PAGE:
Game Development Reference
In-Depth Information
Figure 1.1. Rendered terrain, with the underlying wireframe mesh partially superim-
posed.
Our algorithm was heavily inspired by two existing algorithms. The first in-
spiration came from the great desire to walk through the procedural mountains
created by F. Kenton Musgrave [Ebert et al. 98], in real time. The second in-
spiration came from the visual beauty of the real-time water created by Claes
Johanson, in his introduction of the projected grid concept [Johanson 04]. The
concept helped form one of the ideas for the basis of our subdivision algorithm,
by showcasing effective and ecient vertex placement to display a vast area of
seascape.
1.2
The Algorithm
A few terms are used throughout this paper and are integral to understanding the
general algorithm and the related descriptions. Section 1.2.1 will describe these
terms and provide related calculations. An algorithm overview is provided in
Section 1.2.2 , and Sections 1.2.3 to 1.2.5 d escribe the main separate components
of our algorithm.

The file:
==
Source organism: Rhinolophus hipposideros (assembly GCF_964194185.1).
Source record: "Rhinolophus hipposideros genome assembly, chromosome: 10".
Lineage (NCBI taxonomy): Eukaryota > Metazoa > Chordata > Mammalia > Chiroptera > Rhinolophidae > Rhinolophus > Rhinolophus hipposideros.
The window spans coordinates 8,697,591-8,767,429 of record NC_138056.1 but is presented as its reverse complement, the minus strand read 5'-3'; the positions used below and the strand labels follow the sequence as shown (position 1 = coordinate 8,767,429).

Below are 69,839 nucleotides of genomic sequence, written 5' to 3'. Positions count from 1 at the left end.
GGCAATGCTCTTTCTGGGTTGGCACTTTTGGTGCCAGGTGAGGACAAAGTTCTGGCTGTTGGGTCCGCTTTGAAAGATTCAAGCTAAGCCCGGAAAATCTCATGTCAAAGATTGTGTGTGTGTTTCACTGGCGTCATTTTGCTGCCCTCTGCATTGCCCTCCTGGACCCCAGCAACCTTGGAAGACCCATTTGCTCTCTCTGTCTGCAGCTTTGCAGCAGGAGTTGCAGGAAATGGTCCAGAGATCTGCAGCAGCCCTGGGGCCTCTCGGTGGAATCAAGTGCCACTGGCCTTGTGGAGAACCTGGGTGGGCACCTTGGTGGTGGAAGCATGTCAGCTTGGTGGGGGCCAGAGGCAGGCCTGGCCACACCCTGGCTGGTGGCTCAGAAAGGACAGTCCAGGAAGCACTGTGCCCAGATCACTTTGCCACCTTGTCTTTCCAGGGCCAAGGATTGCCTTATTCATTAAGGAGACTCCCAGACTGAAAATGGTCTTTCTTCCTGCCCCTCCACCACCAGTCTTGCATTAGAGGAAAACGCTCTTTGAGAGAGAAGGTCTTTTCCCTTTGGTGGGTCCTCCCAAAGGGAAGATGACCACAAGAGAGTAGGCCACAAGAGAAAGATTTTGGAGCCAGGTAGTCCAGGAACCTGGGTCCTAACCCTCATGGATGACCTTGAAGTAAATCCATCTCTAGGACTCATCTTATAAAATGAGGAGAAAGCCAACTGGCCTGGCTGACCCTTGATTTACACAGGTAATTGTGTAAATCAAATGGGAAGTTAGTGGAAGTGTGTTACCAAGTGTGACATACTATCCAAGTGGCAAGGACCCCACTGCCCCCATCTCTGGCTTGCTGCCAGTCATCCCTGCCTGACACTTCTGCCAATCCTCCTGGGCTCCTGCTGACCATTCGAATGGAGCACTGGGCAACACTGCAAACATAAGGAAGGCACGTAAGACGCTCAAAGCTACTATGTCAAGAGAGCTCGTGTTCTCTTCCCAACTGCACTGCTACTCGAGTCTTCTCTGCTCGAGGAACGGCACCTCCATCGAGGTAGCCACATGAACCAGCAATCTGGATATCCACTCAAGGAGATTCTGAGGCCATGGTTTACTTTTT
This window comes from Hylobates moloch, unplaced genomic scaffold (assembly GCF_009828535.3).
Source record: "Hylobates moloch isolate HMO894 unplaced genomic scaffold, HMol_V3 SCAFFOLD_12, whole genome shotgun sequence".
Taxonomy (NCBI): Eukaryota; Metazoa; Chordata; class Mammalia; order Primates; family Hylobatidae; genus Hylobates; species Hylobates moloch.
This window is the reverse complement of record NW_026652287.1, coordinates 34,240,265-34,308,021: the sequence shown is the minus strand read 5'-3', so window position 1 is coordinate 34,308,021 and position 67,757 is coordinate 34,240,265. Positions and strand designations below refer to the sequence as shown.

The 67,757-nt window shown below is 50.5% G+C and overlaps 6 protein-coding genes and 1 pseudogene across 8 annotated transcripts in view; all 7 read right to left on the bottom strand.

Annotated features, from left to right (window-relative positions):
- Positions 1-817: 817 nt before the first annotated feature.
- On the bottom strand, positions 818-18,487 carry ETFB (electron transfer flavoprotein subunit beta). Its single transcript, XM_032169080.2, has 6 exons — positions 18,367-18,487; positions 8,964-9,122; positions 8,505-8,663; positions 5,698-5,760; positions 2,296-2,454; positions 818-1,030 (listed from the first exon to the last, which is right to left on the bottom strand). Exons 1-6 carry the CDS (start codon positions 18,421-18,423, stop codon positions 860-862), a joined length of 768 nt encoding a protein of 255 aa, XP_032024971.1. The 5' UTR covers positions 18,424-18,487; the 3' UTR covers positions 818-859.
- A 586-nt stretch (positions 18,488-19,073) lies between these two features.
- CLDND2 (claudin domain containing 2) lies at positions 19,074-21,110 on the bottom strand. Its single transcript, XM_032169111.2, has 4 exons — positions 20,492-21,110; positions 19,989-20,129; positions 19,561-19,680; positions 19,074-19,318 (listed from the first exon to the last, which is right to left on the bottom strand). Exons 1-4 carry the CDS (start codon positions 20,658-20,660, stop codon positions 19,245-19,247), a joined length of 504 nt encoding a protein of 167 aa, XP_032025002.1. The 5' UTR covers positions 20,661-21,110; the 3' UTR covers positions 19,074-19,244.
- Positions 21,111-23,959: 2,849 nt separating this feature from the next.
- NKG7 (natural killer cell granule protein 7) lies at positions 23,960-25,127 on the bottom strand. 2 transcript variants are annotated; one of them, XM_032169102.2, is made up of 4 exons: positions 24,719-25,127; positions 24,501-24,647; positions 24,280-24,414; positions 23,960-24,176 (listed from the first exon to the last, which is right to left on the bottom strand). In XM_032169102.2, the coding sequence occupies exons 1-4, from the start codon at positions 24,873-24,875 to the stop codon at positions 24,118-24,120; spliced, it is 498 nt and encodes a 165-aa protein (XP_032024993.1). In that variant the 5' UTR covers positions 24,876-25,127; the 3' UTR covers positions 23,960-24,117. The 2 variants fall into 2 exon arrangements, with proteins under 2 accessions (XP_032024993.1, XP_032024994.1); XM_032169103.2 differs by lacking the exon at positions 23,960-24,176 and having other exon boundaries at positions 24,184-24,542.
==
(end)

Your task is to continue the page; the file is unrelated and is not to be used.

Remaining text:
1.2.1 Terms and Definitions
Viewable region. A viewable region , denoted by R , is defined as an axis aligned
quadrilateral representing a region that is to be subdivided and/or rendered. This
region is defined from a center position and an applied offset in both the positive
and negative directions along each aligning axis (see Figure 1.2 ). The center
position is denoted by R C . The applied offset is denoted by R λ . The bounding
points of the region are denoted by P 1 , P 2 , P 3 ,and P 4 .
Viewable region span. To quantify a viewable region span , denoted by θ , we defined
the following calculation at point P and applied offset λ :
θ ( P, λ )=
|
P ScreenR
P ScreenL |
,

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